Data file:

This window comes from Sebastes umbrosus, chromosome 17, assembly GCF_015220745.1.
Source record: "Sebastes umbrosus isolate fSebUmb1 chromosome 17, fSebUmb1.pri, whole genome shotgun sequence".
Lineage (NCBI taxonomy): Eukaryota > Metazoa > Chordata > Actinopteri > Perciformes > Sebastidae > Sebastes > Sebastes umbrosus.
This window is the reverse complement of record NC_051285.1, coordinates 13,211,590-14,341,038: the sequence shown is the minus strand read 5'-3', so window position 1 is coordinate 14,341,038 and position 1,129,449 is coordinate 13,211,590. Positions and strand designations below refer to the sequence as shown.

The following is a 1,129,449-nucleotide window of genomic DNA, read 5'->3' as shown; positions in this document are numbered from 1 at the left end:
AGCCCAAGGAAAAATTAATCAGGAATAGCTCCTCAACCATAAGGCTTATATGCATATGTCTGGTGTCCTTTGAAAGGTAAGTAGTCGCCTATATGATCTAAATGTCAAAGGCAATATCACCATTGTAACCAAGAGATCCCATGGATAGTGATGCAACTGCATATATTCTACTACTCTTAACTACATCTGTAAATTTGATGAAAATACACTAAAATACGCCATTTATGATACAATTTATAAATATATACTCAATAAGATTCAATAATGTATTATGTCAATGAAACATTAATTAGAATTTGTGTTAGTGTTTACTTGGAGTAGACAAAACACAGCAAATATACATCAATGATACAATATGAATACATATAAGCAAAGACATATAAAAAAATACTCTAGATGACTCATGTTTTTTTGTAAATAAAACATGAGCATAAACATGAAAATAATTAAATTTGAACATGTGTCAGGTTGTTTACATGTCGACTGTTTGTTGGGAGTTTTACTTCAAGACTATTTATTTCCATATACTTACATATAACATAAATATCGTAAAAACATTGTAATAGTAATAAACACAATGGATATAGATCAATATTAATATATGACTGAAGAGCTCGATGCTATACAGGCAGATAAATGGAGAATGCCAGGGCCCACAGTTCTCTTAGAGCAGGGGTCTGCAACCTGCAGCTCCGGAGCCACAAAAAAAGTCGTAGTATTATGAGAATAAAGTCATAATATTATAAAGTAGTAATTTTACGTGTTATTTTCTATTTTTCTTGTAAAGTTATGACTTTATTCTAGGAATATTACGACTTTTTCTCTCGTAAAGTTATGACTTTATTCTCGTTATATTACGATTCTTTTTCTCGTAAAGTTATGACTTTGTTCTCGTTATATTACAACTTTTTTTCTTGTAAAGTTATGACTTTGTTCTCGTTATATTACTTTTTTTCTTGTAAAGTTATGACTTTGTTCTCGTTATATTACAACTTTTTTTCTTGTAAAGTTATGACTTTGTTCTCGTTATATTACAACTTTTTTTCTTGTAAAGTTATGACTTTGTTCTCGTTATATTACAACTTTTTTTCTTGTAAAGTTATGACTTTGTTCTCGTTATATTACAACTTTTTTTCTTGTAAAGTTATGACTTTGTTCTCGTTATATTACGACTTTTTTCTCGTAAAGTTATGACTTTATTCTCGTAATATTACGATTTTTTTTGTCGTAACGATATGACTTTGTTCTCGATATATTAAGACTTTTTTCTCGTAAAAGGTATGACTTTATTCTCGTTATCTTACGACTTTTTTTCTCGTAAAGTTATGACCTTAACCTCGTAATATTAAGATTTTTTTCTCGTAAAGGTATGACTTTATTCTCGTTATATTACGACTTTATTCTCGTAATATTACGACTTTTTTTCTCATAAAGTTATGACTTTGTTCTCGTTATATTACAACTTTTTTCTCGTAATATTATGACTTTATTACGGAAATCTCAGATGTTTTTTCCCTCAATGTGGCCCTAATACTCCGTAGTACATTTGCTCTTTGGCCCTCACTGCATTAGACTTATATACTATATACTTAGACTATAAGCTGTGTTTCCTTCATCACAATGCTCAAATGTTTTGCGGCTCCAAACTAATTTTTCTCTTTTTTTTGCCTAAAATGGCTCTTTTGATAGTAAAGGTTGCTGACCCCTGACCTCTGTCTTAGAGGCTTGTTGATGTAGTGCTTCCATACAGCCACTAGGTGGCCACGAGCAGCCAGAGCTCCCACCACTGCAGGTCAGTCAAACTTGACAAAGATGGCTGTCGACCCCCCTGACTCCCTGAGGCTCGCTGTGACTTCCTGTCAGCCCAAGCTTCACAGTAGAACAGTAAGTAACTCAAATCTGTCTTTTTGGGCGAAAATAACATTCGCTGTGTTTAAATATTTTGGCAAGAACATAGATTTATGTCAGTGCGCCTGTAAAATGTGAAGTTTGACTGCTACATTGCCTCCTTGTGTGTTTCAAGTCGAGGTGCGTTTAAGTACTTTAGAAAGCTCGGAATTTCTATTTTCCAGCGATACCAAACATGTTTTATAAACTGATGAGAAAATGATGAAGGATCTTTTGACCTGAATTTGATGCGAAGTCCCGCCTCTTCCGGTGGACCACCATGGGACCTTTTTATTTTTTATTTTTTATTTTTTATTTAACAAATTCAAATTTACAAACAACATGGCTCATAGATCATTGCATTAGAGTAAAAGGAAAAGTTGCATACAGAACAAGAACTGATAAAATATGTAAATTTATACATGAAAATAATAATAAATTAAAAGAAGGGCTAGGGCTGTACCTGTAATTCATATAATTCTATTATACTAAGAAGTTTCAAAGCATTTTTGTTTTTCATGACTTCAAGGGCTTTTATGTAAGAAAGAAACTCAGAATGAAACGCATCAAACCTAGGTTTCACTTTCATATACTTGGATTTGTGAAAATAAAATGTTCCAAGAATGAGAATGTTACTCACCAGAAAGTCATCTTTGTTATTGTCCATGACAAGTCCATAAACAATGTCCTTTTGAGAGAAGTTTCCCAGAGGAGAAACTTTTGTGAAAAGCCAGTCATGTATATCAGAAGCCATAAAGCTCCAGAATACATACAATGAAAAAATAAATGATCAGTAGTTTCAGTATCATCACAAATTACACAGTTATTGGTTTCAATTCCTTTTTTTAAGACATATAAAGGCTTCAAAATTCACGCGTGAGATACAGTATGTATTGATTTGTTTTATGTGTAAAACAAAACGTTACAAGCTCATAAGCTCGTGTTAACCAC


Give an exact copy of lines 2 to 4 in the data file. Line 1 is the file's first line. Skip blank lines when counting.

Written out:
Source record: "Sebastes umbrosus isolate fSebUmb1 chromosome 17, fSebUmb1.pri, whole genome shotgun sequence".
Lineage (NCBI taxonomy): Eukaryota > Metazoa > Chordata > Actinopteri > Perciformes > Sebastidae > Sebastes > Sebastes umbrosus.
This window is the reverse complement of record NC_051285.1, coordinates 13,211,590-14,341,038: the sequence shown is the minus strand read 5'-3', so window position 1 is coordinate 14,341,038 and position 1,129,449 is coordinate 13,211,590. Positions and strand designations below refer to the sequence as shown.